In the United Kingdom opportunities exist for pharmacists and SQPs in clinical and non clinical environments:

  • Academia
  • Community Practice
  • Pharmaceutical Industry
  • Regulatory Affairs
  • Retail establishments
  • Veterinary Hospital Dispensaries
  • Veterinary Practice Dispensaries

SQPs are being encouraged to act as signpost clients to pharmacists or other human health care providers if they detect public health issues particularly in response to zoonotic infections.

Challenges in practice[edit]

In the United States, The main challenge to pharmacists in pursuit of a career in veterinary pharmacy is the minimal availability of concrete education on pharmacology in relation to different animals.[3] While experts in drug usage in relation to human anatomy and physiology, the vast differences between humans and animals must be considered when preparing medications for animal patients. Some anatomical differences veterinary pharmacists need to take into account when preparing medication include:[2]

These differences greatly affect what medications are safe and how these medications may work in different animals. Some of the most common human medications that must be altered for use in animals include levothyroxine for dogs, prednisone for cats, and insulin for both cats and dogs.[6] It is the responsibility of the veterinary pharmacist to take into account the physiology of the individual animal to safely compound a successful and effective medication.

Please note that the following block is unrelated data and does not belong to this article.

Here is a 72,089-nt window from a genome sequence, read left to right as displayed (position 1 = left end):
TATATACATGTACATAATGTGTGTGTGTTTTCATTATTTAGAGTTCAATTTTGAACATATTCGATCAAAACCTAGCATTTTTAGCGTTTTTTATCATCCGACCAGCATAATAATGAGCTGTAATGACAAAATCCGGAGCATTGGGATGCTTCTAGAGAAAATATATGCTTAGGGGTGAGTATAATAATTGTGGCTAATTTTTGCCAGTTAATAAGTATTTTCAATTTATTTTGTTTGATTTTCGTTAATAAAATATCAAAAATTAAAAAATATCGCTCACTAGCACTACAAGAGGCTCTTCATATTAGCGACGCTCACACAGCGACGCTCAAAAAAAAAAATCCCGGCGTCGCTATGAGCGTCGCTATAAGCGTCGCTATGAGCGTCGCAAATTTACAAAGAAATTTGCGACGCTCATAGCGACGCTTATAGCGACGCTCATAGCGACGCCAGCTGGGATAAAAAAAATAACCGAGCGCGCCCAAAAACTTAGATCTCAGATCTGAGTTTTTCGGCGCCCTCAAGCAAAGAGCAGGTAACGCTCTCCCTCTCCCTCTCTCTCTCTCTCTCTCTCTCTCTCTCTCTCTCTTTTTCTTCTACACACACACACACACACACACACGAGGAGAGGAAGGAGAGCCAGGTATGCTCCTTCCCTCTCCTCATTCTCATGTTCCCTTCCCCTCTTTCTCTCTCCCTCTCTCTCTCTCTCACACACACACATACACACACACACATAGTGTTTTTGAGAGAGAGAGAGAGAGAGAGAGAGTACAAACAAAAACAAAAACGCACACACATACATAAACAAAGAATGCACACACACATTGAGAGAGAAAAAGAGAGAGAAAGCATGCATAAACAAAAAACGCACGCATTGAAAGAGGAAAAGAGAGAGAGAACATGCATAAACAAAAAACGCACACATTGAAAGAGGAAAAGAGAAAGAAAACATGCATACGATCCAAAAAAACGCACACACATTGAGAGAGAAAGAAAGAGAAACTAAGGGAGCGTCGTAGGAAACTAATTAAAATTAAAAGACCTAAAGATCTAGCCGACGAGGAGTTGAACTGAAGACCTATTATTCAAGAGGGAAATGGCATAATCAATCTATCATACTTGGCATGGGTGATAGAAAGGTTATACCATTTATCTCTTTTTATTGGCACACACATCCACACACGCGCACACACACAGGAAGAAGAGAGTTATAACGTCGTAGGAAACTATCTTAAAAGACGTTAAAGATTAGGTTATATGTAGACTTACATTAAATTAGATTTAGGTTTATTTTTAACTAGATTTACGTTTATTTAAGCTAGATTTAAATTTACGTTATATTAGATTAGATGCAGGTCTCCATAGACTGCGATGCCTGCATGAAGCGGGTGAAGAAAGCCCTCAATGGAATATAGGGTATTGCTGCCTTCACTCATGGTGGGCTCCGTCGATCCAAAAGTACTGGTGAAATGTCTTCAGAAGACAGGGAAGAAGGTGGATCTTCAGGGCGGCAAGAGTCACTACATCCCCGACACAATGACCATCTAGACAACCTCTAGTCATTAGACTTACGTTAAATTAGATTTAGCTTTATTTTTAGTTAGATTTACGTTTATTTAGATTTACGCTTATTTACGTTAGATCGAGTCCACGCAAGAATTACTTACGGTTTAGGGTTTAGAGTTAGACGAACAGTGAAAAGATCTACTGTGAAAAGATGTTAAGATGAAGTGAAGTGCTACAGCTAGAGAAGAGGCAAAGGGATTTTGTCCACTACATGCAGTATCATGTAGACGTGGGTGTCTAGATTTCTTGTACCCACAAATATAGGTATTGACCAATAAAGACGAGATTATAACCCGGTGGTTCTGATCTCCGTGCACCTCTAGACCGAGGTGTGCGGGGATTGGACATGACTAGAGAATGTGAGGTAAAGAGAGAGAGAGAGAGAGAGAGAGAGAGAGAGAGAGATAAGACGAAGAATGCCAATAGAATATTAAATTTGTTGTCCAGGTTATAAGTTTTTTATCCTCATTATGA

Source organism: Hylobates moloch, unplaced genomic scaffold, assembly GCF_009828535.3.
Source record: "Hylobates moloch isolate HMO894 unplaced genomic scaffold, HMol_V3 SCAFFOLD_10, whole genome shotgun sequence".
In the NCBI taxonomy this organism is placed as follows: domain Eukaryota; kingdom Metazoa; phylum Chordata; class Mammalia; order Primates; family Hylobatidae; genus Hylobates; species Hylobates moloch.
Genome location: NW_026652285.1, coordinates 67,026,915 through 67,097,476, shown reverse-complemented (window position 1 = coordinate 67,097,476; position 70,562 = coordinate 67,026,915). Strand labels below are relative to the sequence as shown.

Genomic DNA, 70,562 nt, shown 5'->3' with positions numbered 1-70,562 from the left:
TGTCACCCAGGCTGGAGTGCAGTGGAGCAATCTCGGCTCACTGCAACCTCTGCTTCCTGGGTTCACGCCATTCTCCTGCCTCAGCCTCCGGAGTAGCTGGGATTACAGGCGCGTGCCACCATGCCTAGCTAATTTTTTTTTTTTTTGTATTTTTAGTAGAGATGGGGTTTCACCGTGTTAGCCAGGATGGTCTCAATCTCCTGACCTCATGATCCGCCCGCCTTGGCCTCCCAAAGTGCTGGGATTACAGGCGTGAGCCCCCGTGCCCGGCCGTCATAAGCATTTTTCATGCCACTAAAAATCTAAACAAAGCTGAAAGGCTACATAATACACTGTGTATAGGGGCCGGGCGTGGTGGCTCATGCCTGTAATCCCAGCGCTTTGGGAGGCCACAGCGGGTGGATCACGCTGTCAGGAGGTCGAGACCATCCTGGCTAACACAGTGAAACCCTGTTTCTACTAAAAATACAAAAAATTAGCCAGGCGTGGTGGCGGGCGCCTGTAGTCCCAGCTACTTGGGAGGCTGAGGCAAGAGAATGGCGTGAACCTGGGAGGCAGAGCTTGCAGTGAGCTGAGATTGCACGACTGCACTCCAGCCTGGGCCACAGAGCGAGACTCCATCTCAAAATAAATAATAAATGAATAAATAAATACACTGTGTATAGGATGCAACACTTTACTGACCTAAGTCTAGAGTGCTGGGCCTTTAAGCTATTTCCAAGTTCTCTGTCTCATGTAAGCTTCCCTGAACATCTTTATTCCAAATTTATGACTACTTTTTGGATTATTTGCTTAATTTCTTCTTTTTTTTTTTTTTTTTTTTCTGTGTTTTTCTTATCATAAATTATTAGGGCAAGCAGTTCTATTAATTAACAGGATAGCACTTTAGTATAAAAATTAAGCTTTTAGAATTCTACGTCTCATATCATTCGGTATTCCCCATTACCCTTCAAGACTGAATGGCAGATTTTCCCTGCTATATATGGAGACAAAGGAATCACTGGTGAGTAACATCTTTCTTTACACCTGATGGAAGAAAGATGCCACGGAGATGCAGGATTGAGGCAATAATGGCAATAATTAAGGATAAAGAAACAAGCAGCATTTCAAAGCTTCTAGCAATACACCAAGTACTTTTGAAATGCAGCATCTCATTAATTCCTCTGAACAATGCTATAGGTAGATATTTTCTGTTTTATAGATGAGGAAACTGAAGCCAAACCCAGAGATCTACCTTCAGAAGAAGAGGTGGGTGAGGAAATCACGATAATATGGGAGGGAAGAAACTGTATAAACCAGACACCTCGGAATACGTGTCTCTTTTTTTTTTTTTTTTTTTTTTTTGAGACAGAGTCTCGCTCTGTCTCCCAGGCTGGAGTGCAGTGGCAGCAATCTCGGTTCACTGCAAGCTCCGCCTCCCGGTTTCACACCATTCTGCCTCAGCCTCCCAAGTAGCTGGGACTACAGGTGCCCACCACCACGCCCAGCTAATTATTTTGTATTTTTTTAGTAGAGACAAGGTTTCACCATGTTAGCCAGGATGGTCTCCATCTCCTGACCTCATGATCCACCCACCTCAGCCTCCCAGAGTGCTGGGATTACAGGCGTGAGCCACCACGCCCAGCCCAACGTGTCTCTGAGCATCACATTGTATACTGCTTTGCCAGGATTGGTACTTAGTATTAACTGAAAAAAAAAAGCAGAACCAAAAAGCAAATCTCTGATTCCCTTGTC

1. ^ a b c d e Ceresia ML, Fasser CE, Rush JE, Scheife RT, Orcutt CJ, Michalski DL, Mazan MR, Dorsey MT, Bernardi SP (February 2009). "The role and education of the veterinary pharmacist". American Journal of Pharmaceutical Education. 73 (1): 16. doi:10.5688/aj730116. PMC 2690882. PMID 19513154.
  2. ^ a b c Davidson G (January 2017). "Veterinary Compounding: Regulation, Challenges, and Resources". Pharmaceutics. 9 (1): 5. doi:10.3390/pharmaceutics9010005. PMC 5374371. PMID 28075379.
  3. ^ a b c Magnifico TA, King AM (May 2017). "Understanding the Veterinary Patient". Pharmacy Times. Retrieved 2018-02-12.
  4. ^ a b Theberge CR, Sehgal I (June 2016). "Bringing More Veterinary Pharmacy into the Pharmacy Curriculum". American Journal of Pharmaceutical Education. 80 (5): 89. doi:10.5688/ajpe80589. PMC 4937984. PMID 27402992.
  5. ^ a b c d O'Driscoll NH, Labovitiadi O, Lamb AJ (September 2015). "Evaluation of the practice of veterinary pharmacy". Currents in Pharmacy Teaching and Learning. 7 (5): 606–613. doi:10.1016/j.cptl.2015.06.017. hdl:10059/1402.
  6. ^ a b Frankel G, Kusno A, Louizos C (March 2016). "Five things every community pharmacist should know when dispensing for 4-legged patients". Canadian Pharmacists Journal. 149 (2): 99–106. doi:10.1177/1715163516628543. PMC 4813516. PMID 27076821.
  7. ^ a b c "Careers in Veterinary Pharmacy". The Society of Veterinary Hospital Pharmacists. Retrieved 2018-02-21.
  8. ^ "Veterinary Pharmacy Resident Q&A". Pharmacy Times. April 2015. Retrieved 2018-02-21.